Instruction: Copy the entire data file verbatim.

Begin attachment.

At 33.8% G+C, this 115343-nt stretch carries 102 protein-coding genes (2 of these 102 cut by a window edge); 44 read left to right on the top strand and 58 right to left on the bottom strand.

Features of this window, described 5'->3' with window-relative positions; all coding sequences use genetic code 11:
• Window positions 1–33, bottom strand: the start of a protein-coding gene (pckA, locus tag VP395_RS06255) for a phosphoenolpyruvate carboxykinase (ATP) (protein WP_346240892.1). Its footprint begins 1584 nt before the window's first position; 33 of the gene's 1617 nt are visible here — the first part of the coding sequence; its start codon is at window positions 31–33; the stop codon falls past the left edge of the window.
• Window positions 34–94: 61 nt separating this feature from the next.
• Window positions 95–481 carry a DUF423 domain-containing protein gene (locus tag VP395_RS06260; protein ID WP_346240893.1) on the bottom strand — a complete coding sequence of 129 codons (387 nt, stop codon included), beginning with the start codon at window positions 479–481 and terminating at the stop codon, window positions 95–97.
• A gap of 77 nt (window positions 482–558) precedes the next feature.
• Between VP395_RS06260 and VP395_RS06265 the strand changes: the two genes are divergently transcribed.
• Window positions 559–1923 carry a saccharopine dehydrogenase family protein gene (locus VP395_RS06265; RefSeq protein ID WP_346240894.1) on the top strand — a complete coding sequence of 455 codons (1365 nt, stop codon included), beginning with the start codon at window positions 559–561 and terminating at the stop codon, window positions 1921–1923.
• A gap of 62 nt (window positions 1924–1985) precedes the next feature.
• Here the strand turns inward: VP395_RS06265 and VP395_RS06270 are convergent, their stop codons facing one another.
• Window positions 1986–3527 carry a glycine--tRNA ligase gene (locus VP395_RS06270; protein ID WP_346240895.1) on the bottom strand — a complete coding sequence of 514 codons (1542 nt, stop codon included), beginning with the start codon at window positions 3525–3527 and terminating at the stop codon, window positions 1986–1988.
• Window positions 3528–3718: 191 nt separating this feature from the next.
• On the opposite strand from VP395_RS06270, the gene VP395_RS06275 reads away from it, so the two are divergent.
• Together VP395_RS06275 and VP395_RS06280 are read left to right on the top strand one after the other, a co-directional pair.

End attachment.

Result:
At 33.8% G+C, this 115343-nt stretch carries 102 protein-coding genes (2 of these 102 cut by a window edge); 44 read left to right on the top strand and 58 right to left on the bottom strand.

Features of this window, described 5'->3' with window-relative positions; all coding sequences use genetic code 11:
• Window positions 1–33, bottom strand: the start of a protein-coding gene (pckA, locus tag VP395_RS06255) for a phosphoenolpyruvate carboxykinase (ATP) (protein WP_346240892.1). Its footprint begins 1584 nt before the window's first position; 33 of the gene's 1617 nt are visible here — the first part of the coding sequence; its start codon is at window positions 31–33; the stop codon falls past the left edge of the window.
• Window positions 34–94: 61 nt separating this feature from the next.
• Window positions 95–481 carry a DUF423 domain-containing protein gene (locus tag VP395_RS06260; protein ID WP_346240893.1) on the bottom strand — a complete coding sequence of 129 codons (387 nt, stop codon included), beginning with the start codon at window positions 479–481 and terminating at the stop codon, window positions 95–97.
• A gap of 77 nt (window positions 482–558) precedes the next feature.
• Between VP395_RS06260 and VP395_RS06265 the strand changes: the two genes are divergently transcribed.
• Window positions 559–1923 carry a saccharopine dehydrogenase family protein gene (locus VP395_RS06265; RefSeq protein ID WP_346240894.1) on the top strand — a complete coding sequence of 455 codons (1365 nt, stop codon included), beginning with the start codon at window positions 559–561 and terminating at the stop codon, window positions 1921–1923.
• A gap of 62 nt (window positions 1924–1985) precedes the next feature.
• Here the strand turns inward: VP395_RS06265 and VP395_RS06270 are convergent, their stop codons facing one another.
• Window positions 1986–3527 carry a glycine--tRNA ligase gene (locus VP395_RS06270; protein ID WP_346240895.1) on the bottom strand — a complete coding sequence of 514 codons (1542 nt, stop codon included), beginning with the start codon at window positions 3525–3527 and terminating at the stop codon, window positions 1986–1988.
• Window positions 3528–3718: 191 nt separating this feature from the next.
• On the opposite strand from VP395_RS06270, the gene VP395_RS06275 reads away from it, so the two are divergent.
• Together VP395_RS06275 and VP395_RS06280 are read left to right on the top strand one after the other, a co-directional pair.